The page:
“Algren” – All in [MOVIE REVIEW]

Norman Algren outside the Monarch Bar. Photo courtesy of Art Shay and First Run Productions.

Norman Algren outside the Monarch Bar. Photo courtesy of Art Shay and First Run Productions.

The first thing I did after watching Michael Caplan’s exceptional documentary on writer Nelson Algren was run upstairs to my library to see if I had any of his work. I remember the paperback copy of The Man with the Golden Arm on my parents’ bookshelf and its lurid, sensationalistic cover of the dish in the negligee on a bed awaiting her tough guy lover about to shoot up. Such were the early covers of “Pocket Books” to entice readers with a false sense of what was contained inside and to stand out on the rotating wire racks found everywhere from drugstores (as in Gordon Lightfoot and “just like a paperback novel, the kind the drugstore sells”) and the five and dime. With Algren’s literature, and make no mistake, it was literature, it wasn’t misleading. Alas, I didn’t have a copy, the original lost to time and cheap construction (another hallmark of Pocket Books” in order to make them affordable to all).

Caplan, a director/writer with few previous credits has produced an extraordinary portrait of a major author who has fallen into the realm of the forgotten despite his many successes. Algren was the recipient of the very first National Book Award in 1950 for the aforementioned The Man with the Golden Arm. Seven years later he was a finalist for the award with A Walk on the Wild Side. These were his two most famous works known, for the most part, only because movies were made of them, though not to the author’s satisfaction.

A product of blue collar parents, he grew up in the various ethnic working class neighborhoods of Chicago, both the north and south sides. He was one of the fortunate few from his environment who was able to go to college where he was a star journalism student at the University of Illinois, Champaign Urbana. His professors promised him that the world would come beating down his door. His graduation in 1931 did not yield those results for him or most anyone else at that time.

Hitting the road, he landed in Texas where he was arrested for stealing a typewriter. He was jailed without trial and was eventually released after 5 months provided he never return to the state. Already on the side of the underdog, the outsider, whether black, white, or brown, this solidified his identification with the down-and-outers who would populate his writing.

Norman Algren at the poker table. Photo courtesy of Art Shay and First Run Features.

Early on, his short stories attracted attention. It wasn’t until his second novel Never Come Morning in 1942 that recognition came his way by no less than Ernest Hemingway. But whereas Hemingway appreciated the portrait of scrappy borderline criminal poverty row alcoholic Polish American boxers from way below the undercard residing in tough Chicago neighborhoods, the city of Chicago and the Polish Benevolent Society were overly offended and had the book banned from the library and bookstores. And so, in one way or another, it would continue to go with his writing because the only people who mattered to Algren were the inarticulate, the dispossessed, the scapegoats, the guys who lived in the bars, drinking themselves half to death trying to avoid the inevitable beatings they would give to their wives and kids in frustration for what they didn’t have and what they were never going to get. Algren was their poet.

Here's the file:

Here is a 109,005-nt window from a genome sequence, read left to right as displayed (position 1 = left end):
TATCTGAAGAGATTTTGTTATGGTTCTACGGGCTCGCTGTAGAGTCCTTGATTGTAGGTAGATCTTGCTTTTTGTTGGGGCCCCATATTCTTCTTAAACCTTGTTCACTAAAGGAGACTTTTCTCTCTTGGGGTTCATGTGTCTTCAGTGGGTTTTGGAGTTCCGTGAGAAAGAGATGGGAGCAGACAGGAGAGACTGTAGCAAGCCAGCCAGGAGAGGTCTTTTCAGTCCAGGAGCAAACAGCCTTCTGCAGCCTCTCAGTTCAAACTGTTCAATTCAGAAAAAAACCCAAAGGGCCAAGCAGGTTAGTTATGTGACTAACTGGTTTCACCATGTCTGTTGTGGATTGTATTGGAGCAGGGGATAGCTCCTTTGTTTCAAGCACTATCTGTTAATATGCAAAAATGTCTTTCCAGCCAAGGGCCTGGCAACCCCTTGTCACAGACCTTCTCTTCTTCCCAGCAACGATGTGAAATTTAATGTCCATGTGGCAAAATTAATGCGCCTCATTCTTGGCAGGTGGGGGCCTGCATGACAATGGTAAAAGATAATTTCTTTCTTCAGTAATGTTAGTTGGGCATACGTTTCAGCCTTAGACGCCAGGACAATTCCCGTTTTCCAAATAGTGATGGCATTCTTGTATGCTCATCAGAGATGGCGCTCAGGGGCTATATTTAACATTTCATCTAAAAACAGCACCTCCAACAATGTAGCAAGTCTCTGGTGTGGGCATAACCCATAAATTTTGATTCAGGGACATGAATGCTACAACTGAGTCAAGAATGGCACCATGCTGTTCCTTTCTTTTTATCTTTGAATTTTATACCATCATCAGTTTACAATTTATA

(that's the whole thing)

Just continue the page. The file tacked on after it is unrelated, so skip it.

Although he married and divorced twice, it would appear as though the love of his life was feminist existentialist Simone de Beauvoir, more famous for her liaison with Jean-Paul Sartre than her four year on-again-off-again romance with Algren. It was the time, though probably unrelated, that his most famous novel, The Man with the Golden Arm appeared, catapulting him out of the obscurity of the dives he liked to frequent between the upscale parties where he was also welcome.

Caplan does an excellent job telling the narrative of Algren’s life, one with as many highs as lows, but it is the way he has chosen to illustrate Algren through his words that propels his film into a different stratosphere. The interviewees are all interesting and very articulate on why Algren matters to them and why he should continue to matter in general but it is unlikely that any of them—the historians, biographers, and independent movie directors— had first hand contact with Algren during his prime. Most helpful in painting the portrait of the artist as a younger man is photographer Art Shay whose beautiful and gritty photos of Algren in his favorite haunts —the bars, flophouses, and tenements of Chicago—are a testament to Algren’s authenticity.

In a particularly artistic touch that resonates throughout the documentary, Caplan will often use a backdrop of Algren’s written words with typeset snippets of passages from his articles, books, and essays to illustrate a point. And that point is the poetry of his prose. Studs Terkel, another famous Chicagoan and contemporary who covered the same territory as Algren but in the medium of radio and oral history, is seen several times in earlier interviews discussing the impact of his friend, declaring that Algren was a lyrical writer, the Bard of the slums. The frequent use of Algren’s own writing as a physical background should make you run, not walk, to the nearest bookstore or library to read more.

The choice of Nelson Algren as a subject should reignite interest in a writer who was a profound, if not adequately credited, influence on Norman Mailer. Algren’s prose was appreciated by the literary giants of his day, when he, too, was considered a giant. One can only hope that enough interest in his work is generated to rekindle the admiration he deserves.

Opening October 1 at the Laemmle Monica, Laemmle Royal, the Playhouse 7, and Glendale..

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